The Society for Social Work and Research

2014 Annual Conference

January 15-19, 2014 I Grand Hyatt San Antonio I San Antonio, TX

An Analysis of Experiences of Discrimination and Functional Health Over the Life Course Among Women

Sunday, January 19, 2014: 8:45 AM
Marriott Riverwalk, Riverview, Lower Parking Level, Elevator Level P1 (San Antonio, TX)
* noted as presenting author
Ian Jantz, MSW, Graduate Student, University of Illinois at Chicago, Chicago, IL
Quenette Walton, AM, Graduate Student, University of Illinois at Chicago, Chicago, IL
Purpose: This study examined the relationship between early adult experiences of race- and gender-based workplace discrimination and diminished functional health over 24-years. Literature links experiences of gender and racial discrimination among women to poor mental and somatic health outcomes, difficulties in finding and maintaining employment, and professional advancement. Studies also suggest that workplace discrimination based on race and gender increases women’s risk for mental illness and physical injury. Relatively little research has examined how discrimination might reduce individuals’ capacity to work by limiting functional health.

Methods: Using a mixed effects regression model for a dichotomous outcome, we analyzed seven waves of data for female respondents (n=6,283) in the National Longitudinal Survey of Youth. In the 1984 interview wave, respondent average age was 22.9 (SD=2.3). We examined data in six subsequent waves each separated by a four-year interval, constituting a total of 24 years. The repeated measure dependent variable was a self-reported dichotomous outcome of whether health had affected the kind of work respondents could perform in the previous year. The predictors of interest were constructed from two questions asked in the 1979 and 1982 survey waves: Do you believe (1) gender or (2) racial discrimination prevented you from getting a good job? Scores ranged between 0 for no experiences of discrimination to 4 where respondents affirmed experiencing both types of discrimination during those years. These responses were dummy-coded into two variables of reported discrimination: 0 versus 1 experience and 0 versus 2 or more experiences. Additional covariates included age at first wave, race, education, substance use, and measures of the number of times during the seven waves that respondents lived in poverty or had an obese Body Mass Index (30 or higher). Terms were included to model the linear and quadratic main effects of time. Interaction terms were also constructed to test if the effect of time varied by amount of reported discrimination.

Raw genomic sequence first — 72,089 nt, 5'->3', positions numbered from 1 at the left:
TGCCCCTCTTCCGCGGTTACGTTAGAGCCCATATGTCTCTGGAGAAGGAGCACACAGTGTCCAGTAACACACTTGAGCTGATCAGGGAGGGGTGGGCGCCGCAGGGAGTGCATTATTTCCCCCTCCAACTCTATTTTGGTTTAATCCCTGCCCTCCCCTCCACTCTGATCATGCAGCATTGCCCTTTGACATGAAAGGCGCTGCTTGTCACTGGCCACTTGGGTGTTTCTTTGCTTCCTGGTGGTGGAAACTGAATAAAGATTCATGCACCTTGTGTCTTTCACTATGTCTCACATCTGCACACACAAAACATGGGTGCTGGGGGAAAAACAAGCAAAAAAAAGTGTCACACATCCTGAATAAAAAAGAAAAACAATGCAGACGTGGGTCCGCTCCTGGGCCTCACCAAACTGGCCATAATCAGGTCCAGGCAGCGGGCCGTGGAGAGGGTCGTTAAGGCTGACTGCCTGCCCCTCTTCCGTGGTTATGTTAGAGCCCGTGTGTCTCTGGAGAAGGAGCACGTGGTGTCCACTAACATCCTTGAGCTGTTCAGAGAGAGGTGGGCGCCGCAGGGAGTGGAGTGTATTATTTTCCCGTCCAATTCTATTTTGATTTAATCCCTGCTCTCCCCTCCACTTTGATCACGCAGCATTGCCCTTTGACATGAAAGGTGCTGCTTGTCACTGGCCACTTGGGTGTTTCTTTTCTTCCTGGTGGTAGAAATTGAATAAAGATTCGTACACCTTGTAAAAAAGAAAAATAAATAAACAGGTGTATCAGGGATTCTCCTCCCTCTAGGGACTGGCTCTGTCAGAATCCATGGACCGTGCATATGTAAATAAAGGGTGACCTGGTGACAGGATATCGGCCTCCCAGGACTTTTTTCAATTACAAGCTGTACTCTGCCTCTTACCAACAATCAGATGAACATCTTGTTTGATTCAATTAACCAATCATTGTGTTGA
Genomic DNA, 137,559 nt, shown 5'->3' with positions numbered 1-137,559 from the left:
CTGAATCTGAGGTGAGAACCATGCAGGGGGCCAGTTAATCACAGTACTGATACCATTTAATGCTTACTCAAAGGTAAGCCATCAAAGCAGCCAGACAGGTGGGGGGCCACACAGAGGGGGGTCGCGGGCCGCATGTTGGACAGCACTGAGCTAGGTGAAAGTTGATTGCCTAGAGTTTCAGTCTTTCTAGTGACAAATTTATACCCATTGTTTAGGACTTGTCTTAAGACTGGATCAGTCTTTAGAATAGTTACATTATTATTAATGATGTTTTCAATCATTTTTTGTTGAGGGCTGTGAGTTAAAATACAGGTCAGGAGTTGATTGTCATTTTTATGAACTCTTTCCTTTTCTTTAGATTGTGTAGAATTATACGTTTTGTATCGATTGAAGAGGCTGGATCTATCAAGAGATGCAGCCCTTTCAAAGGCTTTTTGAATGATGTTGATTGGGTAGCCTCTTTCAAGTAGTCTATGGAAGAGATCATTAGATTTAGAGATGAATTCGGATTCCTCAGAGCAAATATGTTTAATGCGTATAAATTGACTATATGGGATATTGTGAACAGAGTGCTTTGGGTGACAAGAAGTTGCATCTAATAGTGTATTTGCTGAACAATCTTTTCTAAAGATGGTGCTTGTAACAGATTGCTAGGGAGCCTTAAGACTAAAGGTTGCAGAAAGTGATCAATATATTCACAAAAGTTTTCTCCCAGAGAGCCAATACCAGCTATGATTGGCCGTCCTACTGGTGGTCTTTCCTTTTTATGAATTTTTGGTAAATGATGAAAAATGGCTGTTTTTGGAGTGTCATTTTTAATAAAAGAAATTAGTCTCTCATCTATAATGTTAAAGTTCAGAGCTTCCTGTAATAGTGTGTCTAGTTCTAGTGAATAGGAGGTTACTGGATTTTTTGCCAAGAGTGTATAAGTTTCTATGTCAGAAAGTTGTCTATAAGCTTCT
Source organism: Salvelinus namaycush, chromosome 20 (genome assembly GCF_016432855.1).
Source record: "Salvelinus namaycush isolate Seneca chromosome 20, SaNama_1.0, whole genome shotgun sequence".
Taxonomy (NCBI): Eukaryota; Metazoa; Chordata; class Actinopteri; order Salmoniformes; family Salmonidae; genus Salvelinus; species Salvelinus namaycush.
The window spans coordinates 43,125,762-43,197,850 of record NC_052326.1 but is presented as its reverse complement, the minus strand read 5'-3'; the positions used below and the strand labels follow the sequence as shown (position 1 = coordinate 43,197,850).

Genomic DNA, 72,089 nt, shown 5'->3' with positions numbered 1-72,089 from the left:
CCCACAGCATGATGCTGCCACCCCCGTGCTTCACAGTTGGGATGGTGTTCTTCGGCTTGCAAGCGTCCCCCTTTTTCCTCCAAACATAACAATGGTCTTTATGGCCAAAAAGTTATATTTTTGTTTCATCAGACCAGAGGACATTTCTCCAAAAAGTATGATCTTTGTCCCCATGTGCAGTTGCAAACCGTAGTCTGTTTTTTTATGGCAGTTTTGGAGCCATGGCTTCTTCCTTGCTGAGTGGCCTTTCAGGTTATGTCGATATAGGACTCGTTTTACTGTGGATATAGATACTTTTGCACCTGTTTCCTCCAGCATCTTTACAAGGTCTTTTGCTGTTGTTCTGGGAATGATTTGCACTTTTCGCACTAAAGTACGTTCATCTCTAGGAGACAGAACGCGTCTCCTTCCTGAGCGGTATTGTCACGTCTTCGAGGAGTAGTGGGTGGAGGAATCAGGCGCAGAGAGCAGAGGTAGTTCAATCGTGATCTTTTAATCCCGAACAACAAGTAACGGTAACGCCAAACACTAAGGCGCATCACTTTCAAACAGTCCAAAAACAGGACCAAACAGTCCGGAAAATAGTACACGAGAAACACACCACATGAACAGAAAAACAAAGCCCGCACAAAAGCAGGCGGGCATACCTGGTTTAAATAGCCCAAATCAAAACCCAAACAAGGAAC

Results: After covariate adjustment, the main effect of gender or racial discrimination was statistically significant. Respondents reporting one experience of discrimination had 70% higher odds of reporting that health limited the kind of work they could perform at each wave compared to those who reported no experiences of discrimination. Those with two or more experiences of discrimination had 159% higher odds. There was a significant positive and curvilinear time trend such that the relative odds of reporting functional health problems accelerated after 1996  when most respondents were nearing 40. There was no significant interaction between experience of discrimination and time.

Implications: Results of this study suggest that early experiences of race- and gender-based workplace discrimination are deleteriously related to women’s physical and mental well-being at later points and may limit the kind of work they can perform during their life. Evidence, however, indicates that effective culturally sensitive interventions can decrease workplace discrimination and provide protection against its negative health consequences for women. This underscores the need for social workers to explore how workplace discrimination might be detected early and act to ameliorate its adverse consequences.